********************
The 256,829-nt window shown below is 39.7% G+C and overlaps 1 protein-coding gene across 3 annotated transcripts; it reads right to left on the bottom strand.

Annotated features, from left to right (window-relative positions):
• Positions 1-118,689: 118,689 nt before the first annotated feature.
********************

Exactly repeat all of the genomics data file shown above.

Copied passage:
The 256,829-nt window shown below is 39.7% G+C and overlaps 1 protein-coding gene across 3 annotated transcripts; it reads right to left on the bottom strand.

Annotated features, from left to right (window-relative positions):
• Positions 1-118,689: 118,689 nt before the first annotated feature.